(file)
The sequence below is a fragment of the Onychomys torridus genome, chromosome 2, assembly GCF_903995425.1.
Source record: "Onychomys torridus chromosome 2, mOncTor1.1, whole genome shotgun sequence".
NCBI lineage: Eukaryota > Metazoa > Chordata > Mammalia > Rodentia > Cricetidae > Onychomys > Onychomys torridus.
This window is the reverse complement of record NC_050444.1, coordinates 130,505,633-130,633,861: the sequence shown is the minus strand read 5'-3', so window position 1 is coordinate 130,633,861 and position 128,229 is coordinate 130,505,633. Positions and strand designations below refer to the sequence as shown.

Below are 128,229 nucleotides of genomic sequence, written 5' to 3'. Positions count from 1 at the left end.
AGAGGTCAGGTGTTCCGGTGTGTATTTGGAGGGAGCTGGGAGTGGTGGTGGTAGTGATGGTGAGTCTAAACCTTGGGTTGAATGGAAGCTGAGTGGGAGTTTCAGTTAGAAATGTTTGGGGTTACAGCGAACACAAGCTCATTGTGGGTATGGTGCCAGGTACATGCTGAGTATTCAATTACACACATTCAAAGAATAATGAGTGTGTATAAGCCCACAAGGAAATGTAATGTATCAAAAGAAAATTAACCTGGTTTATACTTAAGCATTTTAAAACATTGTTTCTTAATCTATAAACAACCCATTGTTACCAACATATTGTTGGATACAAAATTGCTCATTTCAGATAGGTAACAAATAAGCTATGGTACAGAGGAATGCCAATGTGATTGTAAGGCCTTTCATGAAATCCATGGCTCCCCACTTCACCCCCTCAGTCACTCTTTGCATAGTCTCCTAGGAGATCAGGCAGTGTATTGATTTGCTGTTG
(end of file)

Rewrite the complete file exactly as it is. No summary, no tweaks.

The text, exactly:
The sequence below is a fragment of the Onychomys torridus genome, chromosome 2, assembly GCF_903995425.1.
Source record: "Onychomys torridus chromosome 2, mOncTor1.1, whole genome shotgun sequence".
NCBI lineage: Eukaryota > Metazoa > Chordata > Mammalia > Rodentia > Cricetidae > Onychomys > Onychomys torridus.
This window is the reverse complement of record NC_050444.1, coordinates 130,505,633-130,633,861: the sequence shown is the minus strand read 5'-3', so window position 1 is coordinate 130,633,861 and position 128,229 is coordinate 130,505,633. Positions and strand designations below refer to the sequence as shown.

Below are 128,229 nucleotides of genomic sequence, written 5' to 3'. Positions count from 1 at the left end.
AGAGGTCAGGTGTTCCGGTGTGTATTTGGAGGGAGCTGGGAGTGGTGGTGGTAGTGATGGTGAGTCTAAACCTTGGGTTGAATGGAAGCTGAGTGGGAGTTTCAGTTAGAAATGTTTGGGGTTACAGCGAACACAAGCTCATTGTGGGTATGGTGCCAGGTACATGCTGAGTATTCAATTACACACATTCAAAGAATAATGAGTGTGTATAAGCCCACAAGGAAATGTAATGTATCAAAAGAAAATTAACCTGGTTTATACTTAAGCATTTTAAAACATTGTTTCTTAATCTATAAACAACCCATTGTTACCAACATATTGTTGGATACAAAATTGCTCATTTCAGATAGGTAACAAATAAGCTATGGTACAGAGGAATGCCAATGTGATTGTAAGGCCTTTCATGAAATCCATGGCTCCCCACTTCACCCCCTCAGTCACTCTTTGCATAGTCTCCTAGGAGATCAGGCAGTGTATTGATTTGCTGTTG